11. Orange recognises that, following their market analyses under the NRF, NRAs have the power to impose obligations in respect of cost accounting systems and/or accounting separation on mobile operators designated with SMP. However, it can be expected that in practise, regulation (if any) will be limited to only two of the three wholesale mobile markets listed in the EC Recommendation on Relevant Markets (i.e. roaming and call termination). We do not believe that accounting obligations would be a proportionate or appropriate response to the particular issues which regulators may seek to address in respect of these markets.
12. In this context, we welcome the point clarified in Section 1 of the proposed draft Recommendation, which states that the imposition of accounting obligations must be, “justified by the objective pursued and the nature of the problem identified by the market analysis”. Moreover, any such obligations must also, “comply with the principles of proportionality, transparency and competitive requirements demanded by national or Community law”. In line with this approach, any ex-ante obligations
imposed should be specifically designed to remedy problems in the particular markets concerned.
13. The mobile markets currently identified in the EC Recommendation on Relevant Markets as potentially requiring ex-ante intervention constitute only very limited segments of the mobile business. However, the imposition of cost accounting systems and/or accounting separation in respect of these markets is likely to entail our adapting our entire cost accounting systems (both general ledger and fixed assets) for our whole business.
14. It would, of course, be impossible to restrict the accounting obligations to the regulated parts of the business in question, due to the need to recover common costs, to be allocated across the whole business. The cost accounting system for the whole of the business would therefore have to be significantly re-engineered, in order to meet regulatory requirements put in place to address issues in respect of only small market segments. Essentially, this would amount to the extension of cost accounting obligations to non-SMP areas.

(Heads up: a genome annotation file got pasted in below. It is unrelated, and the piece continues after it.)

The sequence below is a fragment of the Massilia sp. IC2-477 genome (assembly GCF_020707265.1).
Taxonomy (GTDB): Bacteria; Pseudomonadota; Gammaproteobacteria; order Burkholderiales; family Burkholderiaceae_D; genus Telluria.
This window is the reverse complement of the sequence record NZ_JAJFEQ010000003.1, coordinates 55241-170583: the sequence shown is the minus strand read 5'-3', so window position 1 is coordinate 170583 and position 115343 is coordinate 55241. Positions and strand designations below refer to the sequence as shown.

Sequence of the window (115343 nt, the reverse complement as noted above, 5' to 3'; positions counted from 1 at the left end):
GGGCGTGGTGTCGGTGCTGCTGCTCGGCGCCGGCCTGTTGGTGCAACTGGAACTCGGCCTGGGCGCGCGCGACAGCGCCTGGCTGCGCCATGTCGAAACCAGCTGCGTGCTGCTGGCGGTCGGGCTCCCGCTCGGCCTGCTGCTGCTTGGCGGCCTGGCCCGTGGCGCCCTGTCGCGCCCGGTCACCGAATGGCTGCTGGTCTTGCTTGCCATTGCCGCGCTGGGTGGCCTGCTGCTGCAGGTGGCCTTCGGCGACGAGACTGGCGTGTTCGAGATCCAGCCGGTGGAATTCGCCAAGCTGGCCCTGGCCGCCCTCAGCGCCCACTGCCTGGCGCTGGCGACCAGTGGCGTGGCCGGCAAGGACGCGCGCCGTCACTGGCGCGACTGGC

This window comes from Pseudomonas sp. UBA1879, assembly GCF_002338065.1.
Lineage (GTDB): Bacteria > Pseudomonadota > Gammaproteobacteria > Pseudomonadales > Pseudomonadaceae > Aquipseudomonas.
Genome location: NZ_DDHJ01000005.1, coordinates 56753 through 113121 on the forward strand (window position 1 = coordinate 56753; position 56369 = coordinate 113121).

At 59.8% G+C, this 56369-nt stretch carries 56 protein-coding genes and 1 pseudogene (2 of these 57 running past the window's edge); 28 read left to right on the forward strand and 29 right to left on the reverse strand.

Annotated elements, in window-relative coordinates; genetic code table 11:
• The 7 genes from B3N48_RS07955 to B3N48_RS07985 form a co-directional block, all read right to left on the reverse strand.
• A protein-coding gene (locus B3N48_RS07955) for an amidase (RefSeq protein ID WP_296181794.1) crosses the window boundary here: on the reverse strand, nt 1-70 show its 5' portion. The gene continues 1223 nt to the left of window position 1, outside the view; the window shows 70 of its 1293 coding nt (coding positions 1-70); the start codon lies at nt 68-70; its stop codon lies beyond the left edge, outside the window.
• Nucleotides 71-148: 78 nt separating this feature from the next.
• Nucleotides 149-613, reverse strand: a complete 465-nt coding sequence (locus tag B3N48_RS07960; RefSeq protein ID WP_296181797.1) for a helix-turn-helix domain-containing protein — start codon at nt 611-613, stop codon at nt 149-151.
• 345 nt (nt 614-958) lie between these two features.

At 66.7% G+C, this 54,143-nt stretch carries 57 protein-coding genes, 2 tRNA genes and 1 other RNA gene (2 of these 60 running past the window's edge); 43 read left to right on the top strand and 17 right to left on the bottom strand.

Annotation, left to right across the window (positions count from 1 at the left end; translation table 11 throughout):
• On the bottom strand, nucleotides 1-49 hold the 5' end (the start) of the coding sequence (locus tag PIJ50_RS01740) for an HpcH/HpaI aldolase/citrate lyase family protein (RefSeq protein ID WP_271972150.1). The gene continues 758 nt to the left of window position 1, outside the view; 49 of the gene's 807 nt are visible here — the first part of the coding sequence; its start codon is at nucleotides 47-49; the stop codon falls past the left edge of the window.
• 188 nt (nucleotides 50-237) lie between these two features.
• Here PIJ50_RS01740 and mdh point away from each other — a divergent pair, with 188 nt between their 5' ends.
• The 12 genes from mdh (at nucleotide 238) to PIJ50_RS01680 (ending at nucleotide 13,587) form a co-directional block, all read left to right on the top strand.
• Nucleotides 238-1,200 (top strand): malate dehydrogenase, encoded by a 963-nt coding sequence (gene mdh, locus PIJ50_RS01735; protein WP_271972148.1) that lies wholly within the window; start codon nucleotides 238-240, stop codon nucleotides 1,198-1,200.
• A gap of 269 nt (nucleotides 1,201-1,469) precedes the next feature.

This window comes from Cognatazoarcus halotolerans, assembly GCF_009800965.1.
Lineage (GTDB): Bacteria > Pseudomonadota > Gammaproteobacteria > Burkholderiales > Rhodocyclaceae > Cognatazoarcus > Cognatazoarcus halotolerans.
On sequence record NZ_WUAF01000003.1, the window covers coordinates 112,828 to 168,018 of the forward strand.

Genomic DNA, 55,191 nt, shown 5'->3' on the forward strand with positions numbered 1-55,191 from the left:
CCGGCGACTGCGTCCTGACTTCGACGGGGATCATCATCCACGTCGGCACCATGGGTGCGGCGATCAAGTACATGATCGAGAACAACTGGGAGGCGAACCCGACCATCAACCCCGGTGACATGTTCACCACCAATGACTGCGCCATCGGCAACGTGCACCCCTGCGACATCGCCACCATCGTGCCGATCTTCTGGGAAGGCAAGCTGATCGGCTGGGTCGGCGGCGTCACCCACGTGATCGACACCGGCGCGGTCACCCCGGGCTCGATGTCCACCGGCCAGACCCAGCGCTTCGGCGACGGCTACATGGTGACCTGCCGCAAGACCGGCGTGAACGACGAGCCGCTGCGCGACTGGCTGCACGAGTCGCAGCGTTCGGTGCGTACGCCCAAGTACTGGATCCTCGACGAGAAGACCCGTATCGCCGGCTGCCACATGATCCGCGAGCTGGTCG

15. It may be argued that regulatory accounting obligations were initially designed to address situations where a significant part of the business is regulated and a large proportion of total revenue is likely to come from regulated services. However, this is not the case for mobile operators and such obligations would be disproportionate. In terms of any cost-benefit analysis, the costs of such regulatory intervention are very likely to outweigh any possible benefits in respect of the markets concerned. In view of the availability of other remedies to address mobile markets under the NRF, Orange can see no justification for such an approach.
16. We must also emphasise in this context that we cannot accept any suggestion that accounting obligations put in place to address small segments of our business might be justified by regulators’ desire for further cost information in respect of our non-